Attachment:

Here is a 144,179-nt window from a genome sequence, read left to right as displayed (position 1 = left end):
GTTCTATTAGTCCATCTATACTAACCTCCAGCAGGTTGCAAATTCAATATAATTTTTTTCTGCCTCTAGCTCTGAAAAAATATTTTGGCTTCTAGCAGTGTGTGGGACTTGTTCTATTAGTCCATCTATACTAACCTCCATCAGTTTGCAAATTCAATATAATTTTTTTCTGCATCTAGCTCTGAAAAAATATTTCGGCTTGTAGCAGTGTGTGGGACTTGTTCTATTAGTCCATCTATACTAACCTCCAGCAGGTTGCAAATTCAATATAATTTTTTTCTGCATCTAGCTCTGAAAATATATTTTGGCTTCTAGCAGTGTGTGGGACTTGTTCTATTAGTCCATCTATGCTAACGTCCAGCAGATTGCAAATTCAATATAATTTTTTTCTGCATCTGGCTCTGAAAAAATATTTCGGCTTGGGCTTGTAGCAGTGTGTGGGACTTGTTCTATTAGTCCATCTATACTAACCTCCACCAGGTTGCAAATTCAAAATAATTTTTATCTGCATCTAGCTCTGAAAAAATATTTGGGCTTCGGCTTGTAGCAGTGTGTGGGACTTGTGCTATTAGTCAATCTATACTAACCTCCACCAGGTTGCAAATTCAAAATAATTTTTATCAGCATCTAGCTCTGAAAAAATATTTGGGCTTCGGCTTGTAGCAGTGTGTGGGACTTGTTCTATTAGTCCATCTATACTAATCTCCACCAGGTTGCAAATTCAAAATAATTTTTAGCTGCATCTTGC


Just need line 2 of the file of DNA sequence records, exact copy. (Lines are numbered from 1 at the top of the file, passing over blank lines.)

GTTCTATTAGTCCATCTATACTAACCTCCAGCAGGTTGCAAATTCAATATAATTTTTTTCTGCCTCTAGCTCTGAAAAAATATTTTGGCTTCTAGCAGTGTGTGGGACTTGTTCTATTAGTCCATCTATACTAACCTCCATCAGTTTGCAAATTCAATATAATTTTTTTCTGCATCTAGCTCTGAAAAAATATTTCGGCTTGTAGCAGTGTGTGGGACTTGTTCTATTAGTCCATCTATACTAACCTCCAGCAGGTTGCAAATTCAATATAATTTTTTTCTGCATCTAGCTCTGAAAATATATTTTGGCTTCTAGCAGTGTGTGGGACTTGTTCTATTAGTCCATCTATGCTAACGTCCAGCAGATTGCAAATTCAATATAATTTTTTTCTGCATCTGGCTCTGAAAAAATATTTCGGCTTGGGCTTGTAGCAGTGTGTGGGACTTGTTCTATTAGTCCATCTATACTAACCTCCACCAGGTTGCAAATTCAAAATAATTTTTATCTGCATCTAGCTCTGAAAAAATATTTGGGCTTCGGCTTGTAGCAGTGTGTGGGACTTGTGCTATTAGTCAATCTATACTAACCTCCACCAGGTTGCAAATTCAAAATAATTTTTATCAGCATCTAGCTCTGAAAAAATATTTGGGCTTCGGCTTGTAGCAGTGTGTGGGACTTGTTCTATTAGTCCATCTATACTAATCTCCACCAGGTTGCAAATTCAAAATAATTTTTAGCTGCATCTTGC